On Thursday, October 4, 2018 at 11:38:15 AM UTC-4, Mark Hawkins wrote:
... "Flarm is a closed system". And why is that?


You will find a clear explanation of this policy he
http://flarm.com/wp-content/uploads/...patibility.pdf

As to wide adoption, most GA aircraft (including gliders) in Europe now
have FLARM; EASA now permits panel installation in certificated AC.

I'm a firm believer in open source (and funded it heavily in my former
corporate life), but I also know well how frequently it goes off the rails.
This application would suffer from anything other than top-notch,
full-time attention. Commercially-funded open source works when there are
lots of deep pockets with common interests (see GCC, newlib, RedHat, Eclipse).
Casual open-source, for small markets, without funding, not so much.

You may not agree with this, but it has been given serious consideration
but a lot of very committed and extremely sharp folks.

Respectfully, Dave

PS: Paper above doesn't mention REQUIRED FCC certification (and analogous
foreign certifications) - expensive, and REQUIRED.


Compatibility seems to be a big word in the article. Is FLARM actually compatible across the globe? I mean, if you take your glider from the US to Europe, South Africa, Australia for whatever reason: competition, job assignment, long vacation, retirement - will the PowerFlarm work there and be compatible with the locals?


PowerFLARM is not globally compatible - you need to buy a different unit for each frequency region, as I found out in both NZ and Europe. If you want to change the frequency on the unit, it's 500 Euros + VAT + shipping.
  #55  
Old October 11th 18, 10:49 PM posted to rec.aviation.soaring
[email protected]
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Posts: 47
Default "Do It Yourself" airborne proximity warning device

On Friday, October 5, 2018 at 10:41:30 PM UTC+2, Andy Blackburn wrote:
On Friday, October 5, 2018 at 9:06:01 AM UTC-5, Dave Nadler wrote:

PS: Paper above doesn't mention REQUIRED FCC certification (and analogous
foreign certifications) - expensive, and REQUIRED.


Not to be the turd in the swimming pool, but I have some concerns about this.

Having worked on a consumer product that used the LoRa physical layer operating in the ISM band (Flarm is an ISM band device), I can attest to what Dave says and why it's important. Without specific rules regarding power, duration and frequency hopping, for example, it is easy to end up with devices that create so much congestion that they make the band useless for everyone else. Think of this as a glider with a perpetually stuck mike on their radio. This device doesn't appear to do this in isolation, but networks rarely get congested with small numbers of devices connected, even if they are poorly behaved.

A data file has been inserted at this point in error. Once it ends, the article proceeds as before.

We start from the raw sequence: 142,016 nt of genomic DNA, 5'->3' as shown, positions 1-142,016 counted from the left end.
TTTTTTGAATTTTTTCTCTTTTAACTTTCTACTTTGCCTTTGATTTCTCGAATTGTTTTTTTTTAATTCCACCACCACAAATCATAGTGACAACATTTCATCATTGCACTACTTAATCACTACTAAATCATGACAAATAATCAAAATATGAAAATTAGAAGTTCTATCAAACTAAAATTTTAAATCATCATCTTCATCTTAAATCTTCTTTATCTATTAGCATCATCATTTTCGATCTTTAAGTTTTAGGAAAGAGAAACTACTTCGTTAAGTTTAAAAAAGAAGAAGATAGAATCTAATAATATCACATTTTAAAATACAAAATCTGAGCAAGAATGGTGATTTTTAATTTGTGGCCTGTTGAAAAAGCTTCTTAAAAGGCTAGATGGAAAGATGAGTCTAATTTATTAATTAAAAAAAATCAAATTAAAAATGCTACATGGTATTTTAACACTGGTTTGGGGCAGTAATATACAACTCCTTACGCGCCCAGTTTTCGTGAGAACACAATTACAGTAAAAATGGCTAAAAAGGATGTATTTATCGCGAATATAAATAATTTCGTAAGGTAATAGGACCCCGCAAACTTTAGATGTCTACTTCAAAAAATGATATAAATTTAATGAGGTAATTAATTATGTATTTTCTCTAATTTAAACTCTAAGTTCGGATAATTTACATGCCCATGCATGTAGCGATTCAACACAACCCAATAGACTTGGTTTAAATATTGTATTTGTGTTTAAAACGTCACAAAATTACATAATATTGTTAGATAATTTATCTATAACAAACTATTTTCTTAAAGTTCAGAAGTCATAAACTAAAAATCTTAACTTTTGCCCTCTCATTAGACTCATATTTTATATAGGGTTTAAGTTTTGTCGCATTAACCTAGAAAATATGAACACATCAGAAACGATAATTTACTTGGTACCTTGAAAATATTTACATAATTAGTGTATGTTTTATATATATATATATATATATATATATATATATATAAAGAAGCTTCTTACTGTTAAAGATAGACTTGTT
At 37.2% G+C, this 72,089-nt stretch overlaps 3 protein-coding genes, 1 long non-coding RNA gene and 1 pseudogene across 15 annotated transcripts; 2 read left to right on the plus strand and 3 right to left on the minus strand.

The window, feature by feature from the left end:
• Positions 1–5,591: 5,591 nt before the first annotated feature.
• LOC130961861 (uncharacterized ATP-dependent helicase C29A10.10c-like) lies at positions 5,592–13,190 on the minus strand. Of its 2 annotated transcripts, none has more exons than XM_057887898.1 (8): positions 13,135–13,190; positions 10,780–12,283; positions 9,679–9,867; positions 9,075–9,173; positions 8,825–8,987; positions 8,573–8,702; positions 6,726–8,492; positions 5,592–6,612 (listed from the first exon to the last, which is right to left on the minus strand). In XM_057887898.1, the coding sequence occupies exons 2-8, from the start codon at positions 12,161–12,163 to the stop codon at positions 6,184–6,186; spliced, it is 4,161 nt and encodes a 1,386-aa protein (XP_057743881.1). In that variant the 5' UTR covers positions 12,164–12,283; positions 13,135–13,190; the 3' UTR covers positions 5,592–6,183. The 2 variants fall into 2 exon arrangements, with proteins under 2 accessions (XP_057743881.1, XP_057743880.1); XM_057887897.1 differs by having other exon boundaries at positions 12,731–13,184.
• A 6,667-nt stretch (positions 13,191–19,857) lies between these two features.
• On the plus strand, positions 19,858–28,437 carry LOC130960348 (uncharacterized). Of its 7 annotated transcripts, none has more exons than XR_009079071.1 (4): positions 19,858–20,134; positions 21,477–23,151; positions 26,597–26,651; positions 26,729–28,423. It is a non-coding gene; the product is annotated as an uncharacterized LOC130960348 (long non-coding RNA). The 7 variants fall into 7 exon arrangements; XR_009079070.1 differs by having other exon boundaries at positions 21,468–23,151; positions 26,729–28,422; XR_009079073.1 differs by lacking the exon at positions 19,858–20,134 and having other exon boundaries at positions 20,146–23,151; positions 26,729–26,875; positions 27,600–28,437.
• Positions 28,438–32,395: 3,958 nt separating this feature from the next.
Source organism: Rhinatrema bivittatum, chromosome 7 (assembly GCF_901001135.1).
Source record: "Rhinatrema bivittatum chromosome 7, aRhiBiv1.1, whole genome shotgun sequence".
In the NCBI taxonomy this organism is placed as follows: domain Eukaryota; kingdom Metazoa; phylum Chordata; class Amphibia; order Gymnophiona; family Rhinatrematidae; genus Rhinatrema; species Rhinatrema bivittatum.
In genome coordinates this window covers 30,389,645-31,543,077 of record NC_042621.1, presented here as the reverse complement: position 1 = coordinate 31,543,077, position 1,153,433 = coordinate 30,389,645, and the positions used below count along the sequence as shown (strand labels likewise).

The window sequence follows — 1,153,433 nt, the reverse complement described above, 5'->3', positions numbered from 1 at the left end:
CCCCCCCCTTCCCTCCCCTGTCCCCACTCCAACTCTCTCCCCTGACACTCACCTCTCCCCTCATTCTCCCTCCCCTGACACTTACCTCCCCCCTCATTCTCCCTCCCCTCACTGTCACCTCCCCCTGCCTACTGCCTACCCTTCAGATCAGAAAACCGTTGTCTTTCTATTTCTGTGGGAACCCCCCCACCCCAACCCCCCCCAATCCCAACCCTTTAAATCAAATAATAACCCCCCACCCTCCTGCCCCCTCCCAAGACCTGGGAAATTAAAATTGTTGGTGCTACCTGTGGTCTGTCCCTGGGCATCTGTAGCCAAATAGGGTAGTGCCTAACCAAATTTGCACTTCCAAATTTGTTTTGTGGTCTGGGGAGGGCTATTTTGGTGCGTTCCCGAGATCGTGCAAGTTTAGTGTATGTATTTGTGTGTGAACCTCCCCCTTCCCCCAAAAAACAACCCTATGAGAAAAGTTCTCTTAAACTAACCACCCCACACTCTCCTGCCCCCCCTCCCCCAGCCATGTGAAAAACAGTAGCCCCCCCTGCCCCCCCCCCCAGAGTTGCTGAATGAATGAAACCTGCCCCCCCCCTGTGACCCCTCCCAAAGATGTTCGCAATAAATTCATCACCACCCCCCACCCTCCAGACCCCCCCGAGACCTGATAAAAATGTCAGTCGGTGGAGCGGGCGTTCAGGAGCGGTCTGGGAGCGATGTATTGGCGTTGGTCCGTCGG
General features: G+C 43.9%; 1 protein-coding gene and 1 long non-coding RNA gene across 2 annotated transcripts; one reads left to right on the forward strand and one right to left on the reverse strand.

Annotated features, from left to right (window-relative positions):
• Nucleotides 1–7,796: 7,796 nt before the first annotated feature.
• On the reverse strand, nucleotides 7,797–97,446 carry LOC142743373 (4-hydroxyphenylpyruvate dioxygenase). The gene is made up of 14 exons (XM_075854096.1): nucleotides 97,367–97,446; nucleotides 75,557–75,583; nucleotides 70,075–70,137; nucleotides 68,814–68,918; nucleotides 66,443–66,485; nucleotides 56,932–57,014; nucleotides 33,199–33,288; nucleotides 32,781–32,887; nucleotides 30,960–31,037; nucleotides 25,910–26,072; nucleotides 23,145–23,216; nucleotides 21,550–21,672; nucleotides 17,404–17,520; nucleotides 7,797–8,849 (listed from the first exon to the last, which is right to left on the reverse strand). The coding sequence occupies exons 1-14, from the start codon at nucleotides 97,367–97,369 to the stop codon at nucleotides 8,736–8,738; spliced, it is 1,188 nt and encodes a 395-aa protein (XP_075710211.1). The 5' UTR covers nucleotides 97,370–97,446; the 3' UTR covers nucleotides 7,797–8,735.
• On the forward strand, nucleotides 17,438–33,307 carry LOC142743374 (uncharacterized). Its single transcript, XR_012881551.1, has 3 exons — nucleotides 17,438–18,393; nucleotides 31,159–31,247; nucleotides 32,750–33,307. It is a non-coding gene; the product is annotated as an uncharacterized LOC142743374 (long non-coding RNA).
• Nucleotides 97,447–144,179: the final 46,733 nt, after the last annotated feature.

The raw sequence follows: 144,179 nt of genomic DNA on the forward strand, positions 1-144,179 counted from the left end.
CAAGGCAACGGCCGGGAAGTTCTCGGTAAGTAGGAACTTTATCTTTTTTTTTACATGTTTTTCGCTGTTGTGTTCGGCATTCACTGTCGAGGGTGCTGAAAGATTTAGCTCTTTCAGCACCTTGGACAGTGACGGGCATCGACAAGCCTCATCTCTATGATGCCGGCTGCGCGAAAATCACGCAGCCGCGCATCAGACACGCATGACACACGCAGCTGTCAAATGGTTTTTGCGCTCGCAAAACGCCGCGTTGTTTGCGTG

It's my understanding that the over-the-air Flarm protocol has specific (and secure) methods for congestion control through timing broadcasts versus the GPS clock and this is how it is able to accommodate reasonable numbers of aircraft in proximity without too many transmissions colliding (pun intended) and blocking each other out. It is not at all clear to me whether this device has implemented the Flarm protocol or if it simply broadcasts without any congestion control under the presumption that not too many gliders will be flying at the same time. It seems from reading the GitHub documentation like maybe it is using a hack to get around this restriction which could create congestion problems - particularly in larger numbers.

Moreover, it doesn't appear that the Chinese manufacturer of these boards has pursued any FCC licensing (I doubt it) and even if they had part of the FCC licensing requires the complete device in its physical enclosure to ensure that RF pollution doesn't flood out of the device in unpredictable ways.

Mostly I have questions and suppositions as I don't know exactly what work has been done and I'm not an RF or networking engineer, but I'd be a bit concerned if one of these devices showed up at a big OLC camp. Also, beware of ramp checks if you have unlicensed (I guess technically that means illegal) devices operating on the same frequency as licensed safety devices. The Feds might frown on that. If I showed up at the airport with home-brew ADS-B Out kit in my glider I bet I'd get at least a sternly-worded letter from the FAA.

I have a lot of respect for this effort, but there is a potential need for significant caution. Many of our fellow pilots rely on this technology to keep them safe. If that technology were inadvertently being jammed, they'd have no way to know.

There are other issues with how the data port spec is or isn't implemented, but that's a whole other kettle of fish. If you are going to bet your life on a technology it's probably good for it to work as close to 100% of the time as you can manage.

Respectfully,

Andy Blackburn
9B


My reading of the implementation is that it implements the (radio) traffic control inherent in the protocol exactly the same as FLARM does. Not an expert.
  #56  
Old October 12th 18, 07:36 AM posted to rec.aviation.soaring
Steve Koerner
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Posts: 384
Default "Do It Yourself" airborne proximity warning device

On Thursday, October 11, 2018 at 8:41:00 AM UTC-7, wrote:
Alas the 915 MHz band and other ISM bands are already congested with many other uses, and (from the wikipedia page) "communications equipment operating in these bands must tolerate any interference generated by ISM applications, and users have no regulatory protection from ISM device operation." These bands were not intended for reliable communications use. It is a shame that we are forced into those marginal wastelands in the spectrum to do these things, while there are many hundreds of, e.g., aviation band comm frequencies available, now that they've been divided into 25 KHz channels (and 8.33 KHz in Europe and perhaps someday in the USA too). Of which gliders are officially allowed to use, what, 2 channels (dating to the 100 KHz spacing days), for air-to-air coordination?


The ISM band is congested in an urban setting but certainly not congested where gliders do their flying. The range of influence from all those many ISM devices out there is limited because their power output is limited by regulation. So the band becomes a pretty good choice actually to take advantage of the chips, antennas etc that are available at low cost.